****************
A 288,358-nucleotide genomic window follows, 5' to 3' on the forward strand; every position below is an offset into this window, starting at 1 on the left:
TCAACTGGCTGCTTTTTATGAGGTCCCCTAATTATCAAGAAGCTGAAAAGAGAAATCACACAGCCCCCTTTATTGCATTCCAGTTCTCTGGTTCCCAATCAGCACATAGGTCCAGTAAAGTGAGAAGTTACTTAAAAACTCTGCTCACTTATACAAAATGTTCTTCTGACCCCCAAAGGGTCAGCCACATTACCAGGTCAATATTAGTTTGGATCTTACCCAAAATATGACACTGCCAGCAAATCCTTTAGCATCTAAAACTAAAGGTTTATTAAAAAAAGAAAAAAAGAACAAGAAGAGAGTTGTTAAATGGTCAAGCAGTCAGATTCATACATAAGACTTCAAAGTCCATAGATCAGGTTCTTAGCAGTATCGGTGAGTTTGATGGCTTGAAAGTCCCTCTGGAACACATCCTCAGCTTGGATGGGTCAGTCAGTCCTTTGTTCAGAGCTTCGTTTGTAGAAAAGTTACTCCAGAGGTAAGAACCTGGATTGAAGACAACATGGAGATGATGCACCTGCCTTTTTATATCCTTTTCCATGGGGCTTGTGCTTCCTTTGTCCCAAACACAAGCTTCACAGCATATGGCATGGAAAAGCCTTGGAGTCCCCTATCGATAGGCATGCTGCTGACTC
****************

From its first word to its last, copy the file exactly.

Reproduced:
A 288,358-nucleotide genomic window follows, 5' to 3' on the forward strand; every position below is an offset into this window, starting at 1 on the left:
TCAACTGGCTGCTTTTTATGAGGTCCCCTAATTATCAAGAAGCTGAAAAGAGAAATCACACAGCCCCCTTTATTGCATTCCAGTTCTCTGGTTCCCAATCAGCACATAGGTCCAGTAAAGTGAGAAGTTACTTAAAAACTCTGCTCACTTATACAAAATGTTCTTCTGACCCCCAAAGGGTCAGCCACATTACCAGGTCAATATTAGTTTGGATCTTACCCAAAATATGACACTGCCAGCAAATCCTTTAGCATCTAAAACTAAAGGTTTATTAAAAAAAGAAAAAAAGAACAAGAAGAGAGTTGTTAAATGGTCAAGCAGTCAGATTCATACATAAGACTTCAAAGTCCATAGATCAGGTTCTTAGCAGTATCGGTGAGTTTGATGGCTTGAAAGTCCCTCTGGAACACATCCTCAGCTTGGATGGGTCAGTCAGTCCTTTGTTCAGAGCTTCGTTTGTAGAAAAGTTACTCCAGAGGTAAGAACCTGGATTGAAGACAACATGGAGATGATGCACCTGCCTTTTTATATCCTTTTCCATGGGGCTTGTGCTTCCTTTGTCCCAAACACAAGCTTCACAGCATATGGCATGGAAAAGCCTTGGAGTCCCCTATCGATAGGCATGCTGCTGACTC